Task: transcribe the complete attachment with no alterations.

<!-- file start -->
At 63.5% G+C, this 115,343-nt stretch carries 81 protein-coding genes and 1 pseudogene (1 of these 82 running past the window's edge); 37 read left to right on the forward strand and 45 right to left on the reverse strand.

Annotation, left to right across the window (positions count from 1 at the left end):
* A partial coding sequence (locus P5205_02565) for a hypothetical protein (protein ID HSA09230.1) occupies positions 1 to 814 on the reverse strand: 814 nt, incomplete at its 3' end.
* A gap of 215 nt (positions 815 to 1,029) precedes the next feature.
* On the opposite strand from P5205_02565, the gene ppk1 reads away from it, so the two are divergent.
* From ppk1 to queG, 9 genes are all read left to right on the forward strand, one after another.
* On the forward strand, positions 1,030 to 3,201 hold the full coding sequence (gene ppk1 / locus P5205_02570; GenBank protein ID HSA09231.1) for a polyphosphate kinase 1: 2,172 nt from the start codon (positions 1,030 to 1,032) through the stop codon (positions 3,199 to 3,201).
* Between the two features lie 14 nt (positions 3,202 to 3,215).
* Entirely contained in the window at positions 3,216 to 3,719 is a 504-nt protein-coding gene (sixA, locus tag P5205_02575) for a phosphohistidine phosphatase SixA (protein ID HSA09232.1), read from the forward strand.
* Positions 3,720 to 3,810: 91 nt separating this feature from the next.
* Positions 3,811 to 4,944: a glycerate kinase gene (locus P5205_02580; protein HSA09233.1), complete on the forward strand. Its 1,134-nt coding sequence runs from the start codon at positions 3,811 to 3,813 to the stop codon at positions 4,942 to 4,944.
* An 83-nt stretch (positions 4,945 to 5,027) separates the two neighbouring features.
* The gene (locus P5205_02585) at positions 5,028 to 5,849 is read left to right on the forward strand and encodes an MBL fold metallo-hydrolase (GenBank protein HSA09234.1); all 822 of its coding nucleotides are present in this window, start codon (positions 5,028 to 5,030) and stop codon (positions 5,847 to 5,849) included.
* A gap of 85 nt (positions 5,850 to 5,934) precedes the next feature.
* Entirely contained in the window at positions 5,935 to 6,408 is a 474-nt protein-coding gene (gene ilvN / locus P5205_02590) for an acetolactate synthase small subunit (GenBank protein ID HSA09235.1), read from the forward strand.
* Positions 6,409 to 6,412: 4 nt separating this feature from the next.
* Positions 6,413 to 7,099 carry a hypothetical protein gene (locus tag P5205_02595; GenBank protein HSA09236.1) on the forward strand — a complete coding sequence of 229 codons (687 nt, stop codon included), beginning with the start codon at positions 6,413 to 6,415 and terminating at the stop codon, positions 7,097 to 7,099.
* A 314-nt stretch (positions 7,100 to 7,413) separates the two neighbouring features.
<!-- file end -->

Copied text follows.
At 63.5% G+C, this 115,343-nt stretch carries 81 protein-coding genes and 1 pseudogene (1 of these 82 running past the window's edge); 37 read left to right on the forward strand and 45 right to left on the reverse strand.

Annotation, left to right across the window (positions count from 1 at the left end):
* A partial coding sequence (locus P5205_02565) for a hypothetical protein (protein ID HSA09230.1) occupies positions 1 to 814 on the reverse strand: 814 nt, incomplete at its 3' end.
* A gap of 215 nt (positions 815 to 1,029) precedes the next feature.
* On the opposite strand from P5205_02565, the gene ppk1 reads away from it, so the two are divergent.
* From ppk1 to queG, 9 genes are all read left to right on the forward strand, one after another.
* On the forward strand, positions 1,030 to 3,201 hold the full coding sequence (gene ppk1 / locus P5205_02570; GenBank protein ID HSA09231.1) for a polyphosphate kinase 1: 2,172 nt from the start codon (positions 1,030 to 1,032) through the stop codon (positions 3,199 to 3,201).
* Between the two features lie 14 nt (positions 3,202 to 3,215).
* Entirely contained in the window at positions 3,216 to 3,719 is a 504-nt protein-coding gene (sixA, locus tag P5205_02575) for a phosphohistidine phosphatase SixA (protein ID HSA09232.1), read from the forward strand.
* Positions 3,720 to 3,810: 91 nt separating this feature from the next.
* Positions 3,811 to 4,944: a glycerate kinase gene (locus P5205_02580; protein HSA09233.1), complete on the forward strand. Its 1,134-nt coding sequence runs from the start codon at positions 3,811 to 3,813 to the stop codon at positions 4,942 to 4,944.
* An 83-nt stretch (positions 4,945 to 5,027) separates the two neighbouring features.
* The gene (locus P5205_02585) at positions 5,028 to 5,849 is read left to right on the forward strand and encodes an MBL fold metallo-hydrolase (GenBank protein HSA09234.1); all 822 of its coding nucleotides are present in this window, start codon (positions 5,028 to 5,030) and stop codon (positions 5,847 to 5,849) included.
* A gap of 85 nt (positions 5,850 to 5,934) precedes the next feature.
* Entirely contained in the window at positions 5,935 to 6,408 is a 474-nt protein-coding gene (gene ilvN / locus P5205_02590) for an acetolactate synthase small subunit (GenBank protein ID HSA09235.1), read from the forward strand.
* Positions 6,409 to 6,412: 4 nt separating this feature from the next.
* Positions 6,413 to 7,099 carry a hypothetical protein gene (locus tag P5205_02595; GenBank protein HSA09236.1) on the forward strand — a complete coding sequence of 229 codons (687 nt, stop codon included), beginning with the start codon at positions 6,413 to 6,415 and terminating at the stop codon, positions 7,097 to 7,099.
* A 314-nt stretch (positions 7,100 to 7,413) separates the two neighbouring features.